5. A sense of urgency
Whether you’re working at a high-volume club or in a refined lounge, you’re still going to be dealing with drinkers who don’t want to wait for a beverage. All bartending requires a sense of urgency -- if you can convey an eagerness to work at a brisk pace, you’ll be golden.
Learn the basics
Looking to establish yourself at a local brewery? Pick up Tasting Beer, The Brewmaster’s Table, and The Complete Joy of Homebrewing. Dream of mixing pristine cocktails? Start with The PDT Cocktail Book, The Death & Co. Cocktail Book, The Savoy Cocktail Book, The Craft of the Cocktail, and Imbibe. Want to work toward becoming a sommelier? The World Atlas of Wine, Secrets of Sommeliers, and Windows on the World Complete Wine Course are great places to start. Passionate bartending lifers are often just as geeky as masters students when it comes to amassing knowledge on their trade -- get acquainted with their lingo and basics by studying up yourself.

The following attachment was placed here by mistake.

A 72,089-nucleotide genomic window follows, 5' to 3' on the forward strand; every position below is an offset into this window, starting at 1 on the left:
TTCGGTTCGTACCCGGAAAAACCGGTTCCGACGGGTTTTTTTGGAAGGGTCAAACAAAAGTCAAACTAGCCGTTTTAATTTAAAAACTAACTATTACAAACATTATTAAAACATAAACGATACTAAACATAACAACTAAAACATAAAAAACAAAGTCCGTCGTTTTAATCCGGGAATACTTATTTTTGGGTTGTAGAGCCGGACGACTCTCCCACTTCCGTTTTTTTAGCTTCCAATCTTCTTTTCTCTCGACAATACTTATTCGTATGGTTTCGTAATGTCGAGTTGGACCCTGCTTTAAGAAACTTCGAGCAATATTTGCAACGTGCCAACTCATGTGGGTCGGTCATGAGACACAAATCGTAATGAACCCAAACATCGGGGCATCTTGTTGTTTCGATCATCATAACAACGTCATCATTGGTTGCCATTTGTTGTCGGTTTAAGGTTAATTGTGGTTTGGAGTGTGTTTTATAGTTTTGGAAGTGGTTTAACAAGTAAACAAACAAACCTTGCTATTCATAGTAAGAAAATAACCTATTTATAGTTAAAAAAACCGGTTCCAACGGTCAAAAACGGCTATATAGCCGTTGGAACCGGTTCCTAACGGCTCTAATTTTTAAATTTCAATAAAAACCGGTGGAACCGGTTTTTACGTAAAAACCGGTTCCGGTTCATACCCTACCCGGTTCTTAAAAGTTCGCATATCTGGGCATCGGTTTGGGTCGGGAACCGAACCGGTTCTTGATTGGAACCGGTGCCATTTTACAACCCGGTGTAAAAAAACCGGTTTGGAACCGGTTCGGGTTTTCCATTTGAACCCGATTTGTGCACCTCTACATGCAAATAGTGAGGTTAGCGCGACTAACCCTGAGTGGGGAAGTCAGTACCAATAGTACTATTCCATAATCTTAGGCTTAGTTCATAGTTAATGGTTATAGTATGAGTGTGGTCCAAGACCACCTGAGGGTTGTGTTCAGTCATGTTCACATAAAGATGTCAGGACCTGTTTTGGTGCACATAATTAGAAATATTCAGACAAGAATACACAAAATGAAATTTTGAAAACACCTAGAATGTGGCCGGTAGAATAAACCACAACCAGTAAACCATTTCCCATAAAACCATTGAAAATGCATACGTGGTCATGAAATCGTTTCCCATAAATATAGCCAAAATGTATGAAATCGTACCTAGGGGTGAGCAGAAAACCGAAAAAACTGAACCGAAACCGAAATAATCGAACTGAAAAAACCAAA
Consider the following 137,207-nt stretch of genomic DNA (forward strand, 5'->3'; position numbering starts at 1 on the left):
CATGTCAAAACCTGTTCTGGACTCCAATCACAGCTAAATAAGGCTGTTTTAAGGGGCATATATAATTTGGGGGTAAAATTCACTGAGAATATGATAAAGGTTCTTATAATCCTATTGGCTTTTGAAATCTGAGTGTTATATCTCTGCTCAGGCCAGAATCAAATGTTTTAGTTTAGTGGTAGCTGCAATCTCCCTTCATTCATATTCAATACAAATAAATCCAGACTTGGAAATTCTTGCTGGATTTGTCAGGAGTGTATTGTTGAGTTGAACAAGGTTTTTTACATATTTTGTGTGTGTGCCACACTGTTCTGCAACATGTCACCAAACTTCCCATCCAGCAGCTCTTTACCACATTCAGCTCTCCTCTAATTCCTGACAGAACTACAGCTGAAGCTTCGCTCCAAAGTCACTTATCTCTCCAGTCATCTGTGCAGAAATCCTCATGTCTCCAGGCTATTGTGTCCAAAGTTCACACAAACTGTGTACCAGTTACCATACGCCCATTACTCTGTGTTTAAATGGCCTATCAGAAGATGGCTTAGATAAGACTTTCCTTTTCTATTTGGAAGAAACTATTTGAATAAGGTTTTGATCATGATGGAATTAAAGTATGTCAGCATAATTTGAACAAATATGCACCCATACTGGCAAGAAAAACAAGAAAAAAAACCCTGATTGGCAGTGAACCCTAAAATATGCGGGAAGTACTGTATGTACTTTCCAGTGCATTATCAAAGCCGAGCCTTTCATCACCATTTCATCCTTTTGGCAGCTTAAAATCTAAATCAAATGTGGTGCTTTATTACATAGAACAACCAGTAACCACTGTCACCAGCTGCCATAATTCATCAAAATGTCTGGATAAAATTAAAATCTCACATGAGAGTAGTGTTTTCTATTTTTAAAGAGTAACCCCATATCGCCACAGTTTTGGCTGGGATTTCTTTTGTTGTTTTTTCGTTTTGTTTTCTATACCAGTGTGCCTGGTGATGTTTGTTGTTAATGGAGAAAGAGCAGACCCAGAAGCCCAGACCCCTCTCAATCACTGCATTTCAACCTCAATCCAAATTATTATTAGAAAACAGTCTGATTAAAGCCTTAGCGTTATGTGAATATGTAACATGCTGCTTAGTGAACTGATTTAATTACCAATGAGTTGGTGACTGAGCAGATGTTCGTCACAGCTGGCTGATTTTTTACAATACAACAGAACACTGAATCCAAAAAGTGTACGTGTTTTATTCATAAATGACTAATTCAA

2. Take a class
Many lifelong bartenders will tell you that bartending school is a waste of time and money -- you can pick up all those skills simply by landing a bar job. But there are some courses out there that are widely respected -- they give you a comprehensive base of knowledge that you can put to use in upmarket establishments, and they add a certification to your resume that is a competitive advantage. In the cocktail industry, have a look at BarSmarts, the first level of which is an online course that covers a broad array of spirits knowledge. Students of wine can look at the Wine & Spirit Education Trust (WSET), a multi-level certification program that covers wine knowledge and tasting, or the Court of Master Sommeliers, a sommelier certification program built for industry professionals that offers an in-person intro course in many cities across the country. Beer geeks might look at the Cicerone, a certification program that also begins with an intro.
3. Build your home bar and practice
One of the most fun things about being a bartender: drinking for education. If it’s cocktail knowledge you seek, start with BarSmarts’ 25 essential cocktails, the basis for any serious bar program, and a good overview of how to build drinks. For beer and wine, put together a tasting group and explore different styles, and consider using an app like Untappd or Delectable to save tasting notes.
Landing the job